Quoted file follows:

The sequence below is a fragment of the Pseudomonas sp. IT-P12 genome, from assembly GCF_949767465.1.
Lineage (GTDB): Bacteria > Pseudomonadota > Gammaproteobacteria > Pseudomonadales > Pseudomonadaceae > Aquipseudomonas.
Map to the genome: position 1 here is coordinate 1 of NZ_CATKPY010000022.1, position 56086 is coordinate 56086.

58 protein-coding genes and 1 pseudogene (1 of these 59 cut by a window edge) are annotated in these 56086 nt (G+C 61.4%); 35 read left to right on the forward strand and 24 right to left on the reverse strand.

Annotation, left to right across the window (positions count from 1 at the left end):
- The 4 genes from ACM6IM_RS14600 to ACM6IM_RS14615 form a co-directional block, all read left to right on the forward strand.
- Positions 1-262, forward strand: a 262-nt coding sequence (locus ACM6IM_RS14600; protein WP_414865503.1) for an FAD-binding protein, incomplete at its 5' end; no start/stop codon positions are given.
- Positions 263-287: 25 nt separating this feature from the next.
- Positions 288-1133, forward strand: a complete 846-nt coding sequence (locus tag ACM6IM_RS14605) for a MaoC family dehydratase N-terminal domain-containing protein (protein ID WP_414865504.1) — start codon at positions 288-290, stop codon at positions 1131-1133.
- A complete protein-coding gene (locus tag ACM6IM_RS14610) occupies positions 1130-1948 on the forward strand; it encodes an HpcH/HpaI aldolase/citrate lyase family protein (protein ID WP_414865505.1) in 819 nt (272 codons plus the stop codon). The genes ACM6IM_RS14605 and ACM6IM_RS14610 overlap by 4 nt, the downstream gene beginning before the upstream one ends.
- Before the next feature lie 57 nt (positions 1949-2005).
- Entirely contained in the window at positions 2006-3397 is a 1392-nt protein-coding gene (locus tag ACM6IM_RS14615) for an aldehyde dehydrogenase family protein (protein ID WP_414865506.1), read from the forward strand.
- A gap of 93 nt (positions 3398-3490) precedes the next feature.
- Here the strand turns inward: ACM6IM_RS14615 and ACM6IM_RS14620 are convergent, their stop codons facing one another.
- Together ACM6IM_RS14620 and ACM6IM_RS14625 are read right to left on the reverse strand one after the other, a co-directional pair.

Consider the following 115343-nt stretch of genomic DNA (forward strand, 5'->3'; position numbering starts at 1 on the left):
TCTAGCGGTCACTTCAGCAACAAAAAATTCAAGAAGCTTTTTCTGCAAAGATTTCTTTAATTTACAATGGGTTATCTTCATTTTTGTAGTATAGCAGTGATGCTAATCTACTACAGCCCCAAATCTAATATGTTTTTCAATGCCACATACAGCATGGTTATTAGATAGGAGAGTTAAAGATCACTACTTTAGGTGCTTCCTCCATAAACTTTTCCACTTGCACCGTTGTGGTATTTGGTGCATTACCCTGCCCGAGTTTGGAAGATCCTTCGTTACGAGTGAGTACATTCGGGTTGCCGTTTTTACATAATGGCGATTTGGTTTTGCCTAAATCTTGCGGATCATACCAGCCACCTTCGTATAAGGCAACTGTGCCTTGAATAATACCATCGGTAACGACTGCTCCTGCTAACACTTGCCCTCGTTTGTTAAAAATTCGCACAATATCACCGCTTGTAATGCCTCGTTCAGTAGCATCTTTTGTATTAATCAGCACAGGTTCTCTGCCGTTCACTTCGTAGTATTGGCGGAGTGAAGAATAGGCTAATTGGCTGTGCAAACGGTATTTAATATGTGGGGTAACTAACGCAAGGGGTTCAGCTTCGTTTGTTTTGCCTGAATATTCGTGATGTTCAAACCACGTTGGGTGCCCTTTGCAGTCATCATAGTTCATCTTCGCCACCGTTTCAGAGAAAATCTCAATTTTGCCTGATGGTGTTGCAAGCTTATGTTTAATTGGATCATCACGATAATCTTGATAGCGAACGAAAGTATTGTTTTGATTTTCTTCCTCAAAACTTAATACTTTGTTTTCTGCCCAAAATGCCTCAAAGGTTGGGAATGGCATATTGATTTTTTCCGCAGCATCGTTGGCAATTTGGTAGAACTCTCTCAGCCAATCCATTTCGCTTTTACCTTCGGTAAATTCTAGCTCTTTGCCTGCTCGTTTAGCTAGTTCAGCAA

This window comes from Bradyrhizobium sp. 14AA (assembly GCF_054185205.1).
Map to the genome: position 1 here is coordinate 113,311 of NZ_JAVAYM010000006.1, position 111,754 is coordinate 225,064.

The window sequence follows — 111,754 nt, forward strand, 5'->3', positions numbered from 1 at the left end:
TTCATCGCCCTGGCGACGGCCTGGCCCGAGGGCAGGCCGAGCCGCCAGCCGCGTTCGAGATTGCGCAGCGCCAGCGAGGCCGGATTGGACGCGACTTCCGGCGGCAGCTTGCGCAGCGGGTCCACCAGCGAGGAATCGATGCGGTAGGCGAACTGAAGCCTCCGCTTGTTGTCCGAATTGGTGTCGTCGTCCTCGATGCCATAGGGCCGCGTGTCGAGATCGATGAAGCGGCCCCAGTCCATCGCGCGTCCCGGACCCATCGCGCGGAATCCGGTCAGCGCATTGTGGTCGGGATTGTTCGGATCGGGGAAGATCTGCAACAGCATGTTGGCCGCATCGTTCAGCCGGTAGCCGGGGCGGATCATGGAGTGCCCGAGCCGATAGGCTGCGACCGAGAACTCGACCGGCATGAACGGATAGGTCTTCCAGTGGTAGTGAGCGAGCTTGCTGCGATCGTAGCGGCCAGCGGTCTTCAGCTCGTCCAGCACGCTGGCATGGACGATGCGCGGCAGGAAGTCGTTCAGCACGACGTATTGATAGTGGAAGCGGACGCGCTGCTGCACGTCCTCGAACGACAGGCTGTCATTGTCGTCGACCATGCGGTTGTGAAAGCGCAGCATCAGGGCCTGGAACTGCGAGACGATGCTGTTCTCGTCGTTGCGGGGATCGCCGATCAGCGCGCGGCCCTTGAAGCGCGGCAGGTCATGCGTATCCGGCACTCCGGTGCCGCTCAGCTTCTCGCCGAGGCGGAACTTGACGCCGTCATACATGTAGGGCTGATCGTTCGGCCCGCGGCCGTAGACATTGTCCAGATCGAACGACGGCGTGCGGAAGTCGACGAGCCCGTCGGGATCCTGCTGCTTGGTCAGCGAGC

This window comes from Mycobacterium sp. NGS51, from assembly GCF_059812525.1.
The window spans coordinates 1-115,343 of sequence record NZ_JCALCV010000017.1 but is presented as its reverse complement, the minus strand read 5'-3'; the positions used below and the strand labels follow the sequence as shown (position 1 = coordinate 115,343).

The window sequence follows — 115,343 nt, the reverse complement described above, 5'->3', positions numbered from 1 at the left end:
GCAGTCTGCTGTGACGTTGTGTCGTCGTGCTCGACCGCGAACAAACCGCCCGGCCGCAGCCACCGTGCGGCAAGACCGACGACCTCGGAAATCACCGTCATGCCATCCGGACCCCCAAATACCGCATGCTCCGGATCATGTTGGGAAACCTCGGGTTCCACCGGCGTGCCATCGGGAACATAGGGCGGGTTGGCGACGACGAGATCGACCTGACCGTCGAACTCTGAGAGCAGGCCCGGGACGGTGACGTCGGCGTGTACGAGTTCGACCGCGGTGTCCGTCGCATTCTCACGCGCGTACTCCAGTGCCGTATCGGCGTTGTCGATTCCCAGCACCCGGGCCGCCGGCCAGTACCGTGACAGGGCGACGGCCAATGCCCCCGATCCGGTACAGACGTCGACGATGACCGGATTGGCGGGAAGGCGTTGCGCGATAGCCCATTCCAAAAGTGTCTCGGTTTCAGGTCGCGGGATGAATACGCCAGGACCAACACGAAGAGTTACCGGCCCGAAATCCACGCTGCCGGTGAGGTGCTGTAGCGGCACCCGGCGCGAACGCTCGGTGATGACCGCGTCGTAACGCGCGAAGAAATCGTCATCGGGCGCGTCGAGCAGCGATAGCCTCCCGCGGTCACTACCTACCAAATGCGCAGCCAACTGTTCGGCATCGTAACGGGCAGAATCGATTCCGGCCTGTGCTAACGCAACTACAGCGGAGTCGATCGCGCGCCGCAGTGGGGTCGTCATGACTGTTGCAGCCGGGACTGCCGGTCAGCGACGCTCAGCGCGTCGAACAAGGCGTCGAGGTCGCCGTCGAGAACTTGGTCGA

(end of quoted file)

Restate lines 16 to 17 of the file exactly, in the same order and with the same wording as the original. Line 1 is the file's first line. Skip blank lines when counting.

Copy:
Consider the following 115343-nt stretch of genomic DNA (forward strand, 5'->3'; position numbering starts at 1 on the left):
TCTAGCGGTCACTTCAGCAACAAAAAATTCAAGAAGCTTTTTCTGCAAAGATTTCTTTAATTTACAATGGGTTATCTTCATTTTTGTAGTATAGCAGTGATGCTAATCTACTACAGCCCCAAATCTAATATGTTTTTCAATGCCACATACAGCATGGTTATTAGATAGGAGAGTTAAAGATCACTACTTTAGGTGCTTCCTCCATAAACTTTTCCACTTGCACCGTTGTGGTATTTGGTGCATTACCCTGCCCGAGTTTGGAAGATCCTTCGTTACGAGTGAGTACATTCGGGTTGCCGTTTTTACATAATGGCGATTTGGTTTTGCCTAAATCTTGCGGATCATACCAGCCACCTTCGTATAAGGCAACTGTGCCTTGAATAATACCATCGGTAACGACTGCTCCTGCTAACACTTGCCCTCGTTTGTTAAAAATTCGCACAATATCACCGCTTGTAATGCCTCGTTCAGTAGCATCTTTTGTATTAATCAGCACAGGTTCTCTGCCGTTCACTTCGTAGTATTGGCGGAGTGAAGAATAGGCTAATTGGCTGTGCAAACGGTATTTAATATGTGGGGTAACTAACGCAAGGGGTTCAGCTTCGTTTGTTTTGCCTGAATATTCGTGATGTTCAAACCACGTTGGGTGCCCTTTGCAGTCATCATAGTTCATCTTCGCCACCGTTTCAGAGAAAATCTCAATTTTGCCTGATGGTGTTGCAAGCTTATGTTTAATTGGATCATCACGATAATCTTGATAGCGAACGAAAGTATTGTTTTGATTTTCTTCCTCAAAACTTAATACTTTGTTTTCTGCCCAAAATGCCTCAAAGGTTGGGAATGGCATATTGATTTTTTCCGCAGCATCGTTGGCAATTTGGTAGAACTCTCTCAGCCAATCCATTTCGCTTTTACCTTCGGTAAATTCTAGCTCTTTGCCTGCTCGTTTAGCTAGTTCAGCAA